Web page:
Monday, November 19, 2007
artificial v real christmas trees - ahhh, the choice
"Get the biggest aluminum tree you can find, Charlie Brown, maybe painted pink." - Lucy Van Pelt
With Thanksgiving this week and the Christ the King Sunday this Sunday, we have moved from "I-hate-that-stores-decorate-for-Christmas-before-Halloween" to "It's-time-to-start-thinking-about-Christmas". It's true. Despite our efforts to hold the commercialism of Christmas at bay, December 2 is around the corner bringing with it the "advent of Advent" and the slinging of Christmas decorations about our houses and churches. Thus comes the annual question of environmentalists and Christians with conscience regarding the tree, "Real or artificial?"
I have asked this question myself. Should I buy a farmed tree and participate in the carbon suck of the tree farm industry or purchase a tree that can be used year after year despite the "tacky" factor involved in the fake tree? After quite a bit of research, I've come down on the issue: I'm getting a real one..and if you get one, so should you.
Online magazine Grist's advice columnist Umbra Fisk aka "Ask Umbra" has written two articles on the issue and has helped to persuade me to the real tree. In an article written in 2004, she tackles the issue of real v articial. During her research, she discovered that articial trees are primarily made in and then transported from China. Almost all artificial trees are made of PVC, which is a petroleum product. And, sometimes lead is used to stabilize PVC. So, run away from the idea of an artificial tree. Northwest Cable News' Wilson Chow spoke with the a representative from Strategic Energy Group and found the same thing. If you get a tree, get a real one.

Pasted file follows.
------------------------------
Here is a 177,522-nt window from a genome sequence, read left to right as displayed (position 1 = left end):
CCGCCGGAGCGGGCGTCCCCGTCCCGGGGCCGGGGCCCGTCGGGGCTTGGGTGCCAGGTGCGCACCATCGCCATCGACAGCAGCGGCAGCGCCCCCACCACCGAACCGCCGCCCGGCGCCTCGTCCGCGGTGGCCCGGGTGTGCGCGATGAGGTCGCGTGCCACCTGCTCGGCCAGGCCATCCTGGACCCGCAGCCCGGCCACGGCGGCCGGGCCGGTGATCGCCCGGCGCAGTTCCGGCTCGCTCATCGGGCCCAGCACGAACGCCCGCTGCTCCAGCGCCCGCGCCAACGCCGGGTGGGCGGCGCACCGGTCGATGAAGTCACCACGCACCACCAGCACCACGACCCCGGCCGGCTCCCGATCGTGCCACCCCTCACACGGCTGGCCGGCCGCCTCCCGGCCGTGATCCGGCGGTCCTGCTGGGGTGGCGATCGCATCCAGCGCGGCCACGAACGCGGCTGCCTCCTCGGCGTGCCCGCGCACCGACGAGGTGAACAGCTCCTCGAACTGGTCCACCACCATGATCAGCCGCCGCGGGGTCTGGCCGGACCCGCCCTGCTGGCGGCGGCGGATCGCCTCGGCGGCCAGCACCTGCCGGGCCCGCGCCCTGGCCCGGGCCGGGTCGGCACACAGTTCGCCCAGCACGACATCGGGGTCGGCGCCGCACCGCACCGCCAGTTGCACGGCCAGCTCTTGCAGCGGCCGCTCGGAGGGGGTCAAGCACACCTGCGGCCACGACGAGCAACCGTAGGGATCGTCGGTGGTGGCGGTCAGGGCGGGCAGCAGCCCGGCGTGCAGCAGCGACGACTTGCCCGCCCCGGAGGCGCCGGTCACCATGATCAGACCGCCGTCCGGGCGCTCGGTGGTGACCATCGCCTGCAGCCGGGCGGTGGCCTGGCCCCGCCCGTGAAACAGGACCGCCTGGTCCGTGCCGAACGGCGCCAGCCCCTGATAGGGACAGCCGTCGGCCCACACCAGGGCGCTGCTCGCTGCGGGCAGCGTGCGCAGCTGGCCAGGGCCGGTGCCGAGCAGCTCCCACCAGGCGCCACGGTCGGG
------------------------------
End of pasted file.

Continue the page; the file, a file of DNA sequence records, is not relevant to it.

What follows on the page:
Some people buy live trees with the goal of planting them after the holiday season. This, in theory, is a great idea. However, if you are like me, you live in a city where planting a tree is not an easy thing to do. Furthermore, it's important when planting a tree to take into account the terrain, the climate, and care of the tree. For most of us a live tree doesn't make practical sense.
Buying a real tree has its complications, that's for sure. If you can, buy local and look for an organic farm. The fewer miles travelled and the fewer pesticides used in farming the tree help reduce the environmental impact of your purchase. If you find a tree outlet that supports a nonprofit organization, that sells locally farmed trees, and that uses organic methods in their farming, tell everyone you know to buy from them! The only way to impact the tree farming industry is to support the farmers who make the move to organic farming. For more about the possibilities for organic trees, see "Ask Umbra's" latest column.
UPDATE: If you're in the Seattle area, Puget Sound Fresh lists the following tree farms as "Claimed Ecologically Sound:"
Fall City Farms - Fall City - King County - 425-222-4553
Cedar Falls Tree Farm - North Bend - King County - 425-888-3216
Stocker Farms - Snohomish - Snohomish - 360-568-7391
If you're looking for organic, Garden Treasures in Arlington, Washington says they carry them.
Looking for a tree and you live outside of Washington State? Here you go!
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